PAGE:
The Commission on Audit has flagged the Supreme Court for violation in the procurement of computer units worth P7.9 million.
In a 2017 audit report, state auditors said the Court purchased computer sets, printers, and laptops from Phi-Data Business System and Compare Corp. without a public bidding, and instead opted to undergo shopping or small-value procurement.
CoA invoked Republic Act 9184 or the Government Procurement Reform Act stipulating shopping or small value procurement was allowed for national government agencies, such as the judiciary, as long as the amount involved did not exceed P1 million.
The high court issued different purchase orders to the same suppliers on the same date.
“It is tantamount to splitting contrary to RA 9184,” CoA said.
In a reply, the Supreme Court said the procurement was designed to implement electronic subpoena and other e-court features, a flagship program under the judiciary reform program.
It added there was an urgency to buy the P7.9-million equipment “by lot.”
“Particularly the dispensation of justice being at stake, the purchase request of the subject information technology equipment was done by lot. And for every PR, a corresponding purchase order was issued. Thus, different POs with the same date were issued incidentally to the same supplier,” the Supreme Court’s response read.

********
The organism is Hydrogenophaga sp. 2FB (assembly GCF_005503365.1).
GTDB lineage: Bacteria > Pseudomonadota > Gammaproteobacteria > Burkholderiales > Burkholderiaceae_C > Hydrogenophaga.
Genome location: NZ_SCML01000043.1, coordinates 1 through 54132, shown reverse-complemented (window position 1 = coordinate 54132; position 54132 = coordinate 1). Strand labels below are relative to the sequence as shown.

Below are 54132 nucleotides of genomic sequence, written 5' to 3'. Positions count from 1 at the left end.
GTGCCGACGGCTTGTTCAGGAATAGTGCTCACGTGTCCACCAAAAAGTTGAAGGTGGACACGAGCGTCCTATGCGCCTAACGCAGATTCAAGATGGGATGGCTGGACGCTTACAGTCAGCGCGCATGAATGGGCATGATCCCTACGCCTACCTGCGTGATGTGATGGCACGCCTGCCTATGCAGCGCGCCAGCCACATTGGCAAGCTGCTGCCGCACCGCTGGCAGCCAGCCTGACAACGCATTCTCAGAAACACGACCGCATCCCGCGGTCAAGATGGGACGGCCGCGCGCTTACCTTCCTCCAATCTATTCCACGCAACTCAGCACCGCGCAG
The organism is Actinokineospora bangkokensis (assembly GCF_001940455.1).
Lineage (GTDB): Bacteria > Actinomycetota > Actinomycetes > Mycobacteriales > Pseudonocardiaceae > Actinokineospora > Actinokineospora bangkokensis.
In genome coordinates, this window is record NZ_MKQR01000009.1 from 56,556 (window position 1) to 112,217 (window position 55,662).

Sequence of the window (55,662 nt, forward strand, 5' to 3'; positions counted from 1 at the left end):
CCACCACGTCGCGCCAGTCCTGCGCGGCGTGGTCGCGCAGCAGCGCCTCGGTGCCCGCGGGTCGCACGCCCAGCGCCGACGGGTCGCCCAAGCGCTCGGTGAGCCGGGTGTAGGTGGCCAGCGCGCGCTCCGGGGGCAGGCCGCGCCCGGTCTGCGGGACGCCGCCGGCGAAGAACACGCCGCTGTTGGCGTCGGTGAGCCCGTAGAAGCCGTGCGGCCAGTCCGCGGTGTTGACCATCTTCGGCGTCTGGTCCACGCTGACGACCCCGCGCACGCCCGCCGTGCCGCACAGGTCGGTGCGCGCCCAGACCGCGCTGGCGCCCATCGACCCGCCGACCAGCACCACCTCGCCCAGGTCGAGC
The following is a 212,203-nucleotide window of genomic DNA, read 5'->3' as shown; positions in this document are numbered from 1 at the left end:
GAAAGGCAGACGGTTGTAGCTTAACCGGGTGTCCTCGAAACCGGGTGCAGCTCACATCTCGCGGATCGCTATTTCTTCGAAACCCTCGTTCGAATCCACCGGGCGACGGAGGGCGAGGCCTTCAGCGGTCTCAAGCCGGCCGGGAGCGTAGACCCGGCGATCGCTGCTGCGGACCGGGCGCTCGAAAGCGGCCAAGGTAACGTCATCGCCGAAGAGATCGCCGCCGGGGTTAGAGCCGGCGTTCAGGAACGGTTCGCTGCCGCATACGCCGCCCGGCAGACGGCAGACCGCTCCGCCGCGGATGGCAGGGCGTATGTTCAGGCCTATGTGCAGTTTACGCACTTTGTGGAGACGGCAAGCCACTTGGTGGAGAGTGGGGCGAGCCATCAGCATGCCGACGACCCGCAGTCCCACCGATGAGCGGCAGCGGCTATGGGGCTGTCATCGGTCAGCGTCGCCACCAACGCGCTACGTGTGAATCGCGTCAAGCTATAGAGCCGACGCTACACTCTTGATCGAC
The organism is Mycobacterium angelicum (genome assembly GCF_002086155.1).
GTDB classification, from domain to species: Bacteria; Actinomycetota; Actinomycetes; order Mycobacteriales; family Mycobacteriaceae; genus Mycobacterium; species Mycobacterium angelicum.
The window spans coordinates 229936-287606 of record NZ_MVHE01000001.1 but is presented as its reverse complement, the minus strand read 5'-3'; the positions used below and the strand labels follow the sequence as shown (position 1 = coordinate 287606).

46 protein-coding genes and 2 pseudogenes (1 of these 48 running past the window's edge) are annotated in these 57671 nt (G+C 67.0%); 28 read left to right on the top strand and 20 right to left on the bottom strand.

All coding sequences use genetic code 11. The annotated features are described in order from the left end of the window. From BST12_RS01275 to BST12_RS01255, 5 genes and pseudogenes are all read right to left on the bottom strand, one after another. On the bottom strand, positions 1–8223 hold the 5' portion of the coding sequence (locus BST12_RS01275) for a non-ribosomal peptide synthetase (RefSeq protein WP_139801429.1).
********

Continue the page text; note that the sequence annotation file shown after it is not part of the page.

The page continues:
“Procurements should have been done through public bidding by bulk purchases to widen competition, instead of limiting to three suppliers only. Since shopping or small value Procurements were used, management should have invited suppliers from the regions to save on costs of freight of P193,600 which were add-ons to the prices of the suppliers for deliveries made in the regional Lower Courts,” CoA said.
It questioned the Supreme Court regarding the 30-day delivery, citing RA 9184 would only allow 26 days.
“Overall, the agency paid an excess of P1,316,305.00, as shown in Table 19, for the purchase of some of the above IT equipment contrary to Section 48.1, Rule XVI of the RA 9184 implementing rules and regulations,” CoA said.